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Quick And Dirty Shared Custom Maps

 |  gaming coding

A bunch of my friends (about 15 people in all) have gotten together to participate in a Western Marches style campaign using the World of Dungeons system. (More thoughts on that below). Anyway, I thought that it would be really handy to have a shared map that everyone could annotate, since we are all collectively exploring the map and sharing information.

After a wrong turn with the Google Maps API (hit quota limit within five minutes of playing around, oddly, and splitting the tiles was surprisingly painful) I discovered the Leaflet.js API, which is just a well-designed, beautiful API. Even better for my purposes, it could take an image directly – no need to split it into tiles or anything.

To totally cheap it out, instead of bothering with a backend, I just decided to use Google Spreadsheets to host the “database” for points of interest.

Assuming a spreadsheet something like this:

Google spreadsheet

If you have an image, the core code to display the map with the markers is as simple as:

var url = '[SPREADSHEET_ID]/values/A2%3AE99?dateTimeRenderOption=SERIAL_NUMBER&majorDimension=DIMENSION_UNSPECIFIED&valueRenderOption=FORMATTED_VALUE&key=[API_KEY]'; $(document).ready(function () { jQuery.getJSON(url, function (data) { for (ix = 0; ix < data.values.length; ix++) { var x = parseInt(data.values[ix][0]) + center[0]; var y = -parseInt(data.values[ix][1]) + center[1]; var marker = data.values[ix][2]; var addedby = data.values[ix][3]; var description = data.values[ix][4]; if (addedby > "") { description += "
Added by: " + addedby + ""; } console.log(x, y, marker, addedby, description); var marker = L.marker([y, x]).bindPopup(description).openPopup().addTo(map); } }); });

… and that’s it. No backend, no database, no node.js/NPM/gulp/grunt/webpack – nothing more than a static website is needed.

Obviously, if you trust your players less, you’ll want to sanitize inputs, and whatnot – otherwise, XSL heaven – and also obviously, it could be nicer, but for a few hours of playing around, it’s kind of nice to have a scrollable, zoomable map that allows multiple people to annotate it.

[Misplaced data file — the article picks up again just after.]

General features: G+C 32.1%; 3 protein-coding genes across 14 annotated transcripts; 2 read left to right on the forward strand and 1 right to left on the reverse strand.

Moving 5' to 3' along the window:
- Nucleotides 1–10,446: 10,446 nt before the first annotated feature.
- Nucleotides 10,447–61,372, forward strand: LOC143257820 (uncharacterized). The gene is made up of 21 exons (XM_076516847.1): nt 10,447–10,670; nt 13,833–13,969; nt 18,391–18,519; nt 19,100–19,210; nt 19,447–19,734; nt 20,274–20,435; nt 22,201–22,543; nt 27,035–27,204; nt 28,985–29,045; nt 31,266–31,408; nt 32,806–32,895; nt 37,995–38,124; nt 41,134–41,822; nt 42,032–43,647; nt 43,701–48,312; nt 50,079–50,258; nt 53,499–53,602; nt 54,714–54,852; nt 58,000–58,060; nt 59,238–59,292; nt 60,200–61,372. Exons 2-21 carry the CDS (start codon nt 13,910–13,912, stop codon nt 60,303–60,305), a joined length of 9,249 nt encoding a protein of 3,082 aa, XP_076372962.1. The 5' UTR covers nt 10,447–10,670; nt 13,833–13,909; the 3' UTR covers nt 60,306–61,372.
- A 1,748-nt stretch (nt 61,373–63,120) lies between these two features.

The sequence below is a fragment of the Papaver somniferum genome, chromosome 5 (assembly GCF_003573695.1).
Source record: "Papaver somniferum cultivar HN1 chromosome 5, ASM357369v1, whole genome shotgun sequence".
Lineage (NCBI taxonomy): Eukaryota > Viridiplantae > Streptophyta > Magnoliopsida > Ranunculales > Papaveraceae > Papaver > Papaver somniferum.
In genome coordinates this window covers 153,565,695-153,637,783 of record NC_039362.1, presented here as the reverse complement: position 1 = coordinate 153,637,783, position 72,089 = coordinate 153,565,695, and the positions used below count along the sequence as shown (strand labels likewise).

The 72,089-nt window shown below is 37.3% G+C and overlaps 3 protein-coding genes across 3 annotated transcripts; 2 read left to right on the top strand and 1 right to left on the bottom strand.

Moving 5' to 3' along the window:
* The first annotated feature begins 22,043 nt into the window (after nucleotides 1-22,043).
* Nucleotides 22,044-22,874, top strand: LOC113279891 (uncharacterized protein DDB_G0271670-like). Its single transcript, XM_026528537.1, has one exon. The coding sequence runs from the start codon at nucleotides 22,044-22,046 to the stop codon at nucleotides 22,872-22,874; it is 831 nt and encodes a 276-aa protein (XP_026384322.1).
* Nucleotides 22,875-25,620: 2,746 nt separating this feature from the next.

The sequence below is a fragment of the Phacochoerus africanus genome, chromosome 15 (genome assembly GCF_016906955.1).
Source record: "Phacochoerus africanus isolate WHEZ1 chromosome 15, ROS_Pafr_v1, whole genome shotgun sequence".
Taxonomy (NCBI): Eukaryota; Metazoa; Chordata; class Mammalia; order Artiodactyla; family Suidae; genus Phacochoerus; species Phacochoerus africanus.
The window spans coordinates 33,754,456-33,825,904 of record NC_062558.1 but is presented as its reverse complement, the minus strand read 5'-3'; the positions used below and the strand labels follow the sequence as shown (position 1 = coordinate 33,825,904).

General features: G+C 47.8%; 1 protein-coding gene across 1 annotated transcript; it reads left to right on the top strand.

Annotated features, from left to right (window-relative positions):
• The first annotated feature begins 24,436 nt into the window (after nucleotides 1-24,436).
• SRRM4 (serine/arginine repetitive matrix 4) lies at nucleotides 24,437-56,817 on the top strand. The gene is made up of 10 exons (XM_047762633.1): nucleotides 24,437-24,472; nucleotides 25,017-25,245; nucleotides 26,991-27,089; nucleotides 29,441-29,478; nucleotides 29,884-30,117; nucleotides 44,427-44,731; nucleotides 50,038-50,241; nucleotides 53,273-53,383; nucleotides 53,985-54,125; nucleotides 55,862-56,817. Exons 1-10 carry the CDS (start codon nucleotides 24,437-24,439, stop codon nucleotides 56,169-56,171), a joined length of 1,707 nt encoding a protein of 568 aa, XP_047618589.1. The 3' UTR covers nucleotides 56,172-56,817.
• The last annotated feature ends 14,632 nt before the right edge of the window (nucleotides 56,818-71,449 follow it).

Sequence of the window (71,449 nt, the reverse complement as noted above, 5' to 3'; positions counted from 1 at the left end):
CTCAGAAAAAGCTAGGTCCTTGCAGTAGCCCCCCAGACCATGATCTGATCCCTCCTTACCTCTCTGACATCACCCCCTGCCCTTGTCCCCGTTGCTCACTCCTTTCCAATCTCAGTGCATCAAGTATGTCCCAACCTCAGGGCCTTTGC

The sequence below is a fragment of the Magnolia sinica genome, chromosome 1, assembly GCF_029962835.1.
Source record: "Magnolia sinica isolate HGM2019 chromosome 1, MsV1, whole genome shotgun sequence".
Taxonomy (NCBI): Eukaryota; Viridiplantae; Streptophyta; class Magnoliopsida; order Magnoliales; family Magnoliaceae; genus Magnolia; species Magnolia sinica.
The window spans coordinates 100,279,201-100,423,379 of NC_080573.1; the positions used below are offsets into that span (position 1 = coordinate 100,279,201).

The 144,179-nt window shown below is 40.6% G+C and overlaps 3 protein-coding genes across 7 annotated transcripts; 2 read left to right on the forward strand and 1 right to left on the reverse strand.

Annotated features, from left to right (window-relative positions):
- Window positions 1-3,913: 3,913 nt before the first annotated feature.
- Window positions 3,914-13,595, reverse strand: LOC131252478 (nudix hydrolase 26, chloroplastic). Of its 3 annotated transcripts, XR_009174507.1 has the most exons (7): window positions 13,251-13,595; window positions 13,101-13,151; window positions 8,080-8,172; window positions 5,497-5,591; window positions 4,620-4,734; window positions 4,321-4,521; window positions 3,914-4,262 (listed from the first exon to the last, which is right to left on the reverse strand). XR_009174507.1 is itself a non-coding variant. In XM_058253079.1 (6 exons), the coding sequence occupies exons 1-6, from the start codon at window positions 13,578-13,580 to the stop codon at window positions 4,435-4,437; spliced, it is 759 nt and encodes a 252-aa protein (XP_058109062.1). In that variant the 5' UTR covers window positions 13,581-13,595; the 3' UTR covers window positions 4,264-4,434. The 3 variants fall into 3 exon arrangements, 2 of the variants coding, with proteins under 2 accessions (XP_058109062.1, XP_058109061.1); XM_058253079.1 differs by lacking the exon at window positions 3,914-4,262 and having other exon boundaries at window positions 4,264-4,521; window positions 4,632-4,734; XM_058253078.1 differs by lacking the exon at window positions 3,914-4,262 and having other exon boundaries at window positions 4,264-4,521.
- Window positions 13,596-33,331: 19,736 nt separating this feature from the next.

See this gist for the full file.

Western Marches

There are more details in this link, but at a high level, a Western Marches game is composed of spontaneous groups from a larger pool of players. Forcing the players to do the scheduling and pick their missions also forces them to engage with the game.

It also results in a kind of “stone soup” approach to world building – various people have written accounts of their adventures or stories of their background that have added to the tapestry of the game. For information sharing in our ongoing game, we ended up setting up a wiki, a shared world map (obviously), tons of spreadsheets and dungeon maps, and even had a town hall meeting the other day.

It’s given me the chance to group with some people that I would have never met otherwise, and I’ve seen some truly excellent role-playing.

The big downside of Western Marches is that of any hub-and-spoke model: it really stresses the hub. The GM has to be really flexible and has to do a lot of work. This is one of those things where having a couple GMs might make everything substantially easier on all involved.

World of Dungeons

World of Dungeons is the system we’re using. In general, I love nano-systems like this (it’s two pages, complete!), so I’m pretty biased. It’s worked pretty well for us, although we’ve been patching and adjusting rules as we go – the advantage of an experienced GM and players is that you can just roll with it (pun not intended) and adjust on the fly as circumstances dictate.

And, really, that might be the lesson: any system can work, if the GM and the players are up to it. (Although I will hate forever Traveller’s chargen system).


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